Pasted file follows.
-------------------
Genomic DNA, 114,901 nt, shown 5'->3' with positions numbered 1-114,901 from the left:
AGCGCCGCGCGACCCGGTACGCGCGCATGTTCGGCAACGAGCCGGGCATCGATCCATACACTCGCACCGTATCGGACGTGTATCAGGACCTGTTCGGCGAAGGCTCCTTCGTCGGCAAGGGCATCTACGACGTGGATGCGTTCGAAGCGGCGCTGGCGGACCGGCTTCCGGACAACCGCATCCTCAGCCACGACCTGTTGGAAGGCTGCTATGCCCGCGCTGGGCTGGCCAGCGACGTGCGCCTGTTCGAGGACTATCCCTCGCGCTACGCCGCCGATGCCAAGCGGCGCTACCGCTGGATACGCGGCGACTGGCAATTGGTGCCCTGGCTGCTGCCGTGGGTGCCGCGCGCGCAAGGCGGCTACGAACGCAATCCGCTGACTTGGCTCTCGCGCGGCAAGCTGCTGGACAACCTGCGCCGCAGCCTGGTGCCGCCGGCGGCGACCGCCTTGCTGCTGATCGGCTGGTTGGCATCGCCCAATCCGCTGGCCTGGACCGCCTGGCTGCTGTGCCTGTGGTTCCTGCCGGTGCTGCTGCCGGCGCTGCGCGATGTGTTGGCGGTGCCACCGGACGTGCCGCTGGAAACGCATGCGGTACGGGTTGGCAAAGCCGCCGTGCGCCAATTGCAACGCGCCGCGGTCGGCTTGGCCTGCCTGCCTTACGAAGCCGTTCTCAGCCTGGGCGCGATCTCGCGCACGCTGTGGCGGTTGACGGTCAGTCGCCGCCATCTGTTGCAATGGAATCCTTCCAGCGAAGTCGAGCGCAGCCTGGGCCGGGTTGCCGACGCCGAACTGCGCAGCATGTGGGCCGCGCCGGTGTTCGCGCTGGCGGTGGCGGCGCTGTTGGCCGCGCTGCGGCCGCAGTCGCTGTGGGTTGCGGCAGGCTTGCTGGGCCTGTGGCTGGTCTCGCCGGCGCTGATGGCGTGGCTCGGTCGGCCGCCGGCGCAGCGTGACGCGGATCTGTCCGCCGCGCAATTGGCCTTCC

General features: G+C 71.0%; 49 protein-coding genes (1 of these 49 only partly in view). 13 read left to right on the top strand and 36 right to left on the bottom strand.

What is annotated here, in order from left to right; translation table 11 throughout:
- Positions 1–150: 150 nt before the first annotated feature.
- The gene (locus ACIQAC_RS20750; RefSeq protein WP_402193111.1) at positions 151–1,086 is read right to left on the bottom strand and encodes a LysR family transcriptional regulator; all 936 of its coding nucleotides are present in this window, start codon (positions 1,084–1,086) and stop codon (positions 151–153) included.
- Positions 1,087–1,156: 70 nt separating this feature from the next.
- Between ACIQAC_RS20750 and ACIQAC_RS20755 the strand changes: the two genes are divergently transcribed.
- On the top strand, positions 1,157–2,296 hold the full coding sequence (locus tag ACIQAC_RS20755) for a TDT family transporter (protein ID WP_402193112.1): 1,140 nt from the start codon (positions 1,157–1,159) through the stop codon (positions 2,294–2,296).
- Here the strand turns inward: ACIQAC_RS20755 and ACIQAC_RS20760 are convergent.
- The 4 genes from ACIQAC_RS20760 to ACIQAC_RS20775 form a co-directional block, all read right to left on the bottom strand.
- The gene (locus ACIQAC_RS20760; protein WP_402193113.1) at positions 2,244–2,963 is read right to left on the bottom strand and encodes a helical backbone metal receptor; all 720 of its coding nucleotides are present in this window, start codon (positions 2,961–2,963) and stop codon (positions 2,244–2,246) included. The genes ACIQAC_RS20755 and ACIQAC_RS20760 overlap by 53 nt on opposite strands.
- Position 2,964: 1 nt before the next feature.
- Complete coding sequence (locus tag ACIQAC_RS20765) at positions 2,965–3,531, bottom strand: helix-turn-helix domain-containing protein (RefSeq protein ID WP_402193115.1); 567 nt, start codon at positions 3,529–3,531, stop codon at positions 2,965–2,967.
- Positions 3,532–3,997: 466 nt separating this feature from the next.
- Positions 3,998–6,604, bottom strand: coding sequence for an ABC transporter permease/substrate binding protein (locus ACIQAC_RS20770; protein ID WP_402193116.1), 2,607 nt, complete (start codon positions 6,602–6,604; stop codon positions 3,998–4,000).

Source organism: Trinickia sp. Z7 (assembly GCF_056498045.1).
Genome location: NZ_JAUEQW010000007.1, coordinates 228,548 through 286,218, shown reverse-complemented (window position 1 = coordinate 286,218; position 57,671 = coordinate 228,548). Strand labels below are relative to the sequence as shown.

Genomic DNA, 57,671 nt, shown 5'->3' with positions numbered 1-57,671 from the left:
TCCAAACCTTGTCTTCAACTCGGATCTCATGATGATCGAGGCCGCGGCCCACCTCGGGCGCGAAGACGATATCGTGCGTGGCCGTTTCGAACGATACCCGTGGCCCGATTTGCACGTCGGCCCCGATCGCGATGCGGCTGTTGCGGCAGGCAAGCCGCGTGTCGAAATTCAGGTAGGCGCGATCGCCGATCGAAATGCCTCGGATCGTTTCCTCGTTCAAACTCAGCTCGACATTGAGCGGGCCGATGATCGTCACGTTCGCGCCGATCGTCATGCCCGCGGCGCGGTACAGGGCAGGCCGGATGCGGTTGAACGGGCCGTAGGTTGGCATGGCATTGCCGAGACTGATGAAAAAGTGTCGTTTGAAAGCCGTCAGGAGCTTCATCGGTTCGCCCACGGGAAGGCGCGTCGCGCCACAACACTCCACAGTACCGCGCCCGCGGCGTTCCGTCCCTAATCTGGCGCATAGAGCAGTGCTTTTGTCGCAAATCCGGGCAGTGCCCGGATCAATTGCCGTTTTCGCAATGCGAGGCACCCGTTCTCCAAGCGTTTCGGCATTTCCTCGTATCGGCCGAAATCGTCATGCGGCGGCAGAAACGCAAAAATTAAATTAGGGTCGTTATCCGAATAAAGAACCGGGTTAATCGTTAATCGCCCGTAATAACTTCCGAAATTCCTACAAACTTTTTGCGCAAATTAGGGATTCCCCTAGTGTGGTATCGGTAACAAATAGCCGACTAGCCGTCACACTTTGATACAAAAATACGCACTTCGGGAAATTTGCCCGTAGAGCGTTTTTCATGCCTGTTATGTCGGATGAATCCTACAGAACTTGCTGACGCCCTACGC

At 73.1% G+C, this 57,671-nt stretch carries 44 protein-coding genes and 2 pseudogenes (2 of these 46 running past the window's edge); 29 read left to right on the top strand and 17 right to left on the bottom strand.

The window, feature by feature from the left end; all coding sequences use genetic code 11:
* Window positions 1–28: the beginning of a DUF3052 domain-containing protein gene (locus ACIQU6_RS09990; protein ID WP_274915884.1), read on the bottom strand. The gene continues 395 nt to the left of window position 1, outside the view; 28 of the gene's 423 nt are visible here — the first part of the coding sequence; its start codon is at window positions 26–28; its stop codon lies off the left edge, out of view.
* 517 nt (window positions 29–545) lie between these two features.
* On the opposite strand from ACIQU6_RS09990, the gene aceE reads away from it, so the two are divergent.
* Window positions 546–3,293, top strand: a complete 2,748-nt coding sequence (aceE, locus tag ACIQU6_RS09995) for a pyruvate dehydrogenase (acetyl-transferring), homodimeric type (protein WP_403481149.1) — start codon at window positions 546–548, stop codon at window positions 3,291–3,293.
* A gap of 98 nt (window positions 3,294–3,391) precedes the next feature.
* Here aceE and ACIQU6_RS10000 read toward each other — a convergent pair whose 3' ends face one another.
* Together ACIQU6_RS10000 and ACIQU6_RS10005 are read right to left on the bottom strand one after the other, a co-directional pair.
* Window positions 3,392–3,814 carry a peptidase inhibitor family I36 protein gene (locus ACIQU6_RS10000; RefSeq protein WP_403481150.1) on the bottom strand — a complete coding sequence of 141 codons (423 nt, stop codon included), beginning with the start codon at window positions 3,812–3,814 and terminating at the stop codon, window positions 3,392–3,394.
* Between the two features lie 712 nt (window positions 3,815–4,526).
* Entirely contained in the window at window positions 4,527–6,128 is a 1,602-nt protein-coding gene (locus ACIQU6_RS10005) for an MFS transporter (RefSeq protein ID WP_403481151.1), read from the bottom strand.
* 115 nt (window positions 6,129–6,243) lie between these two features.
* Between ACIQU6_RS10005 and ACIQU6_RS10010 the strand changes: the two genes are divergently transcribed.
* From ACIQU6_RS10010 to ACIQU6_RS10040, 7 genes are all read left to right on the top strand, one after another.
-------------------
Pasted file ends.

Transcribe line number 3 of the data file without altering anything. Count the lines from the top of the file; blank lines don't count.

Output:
General features: G+C 71.0%; 49 protein-coding genes (1 of these 49 only partly in view). 13 read left to right on the top strand and 36 right to left on the bottom strand.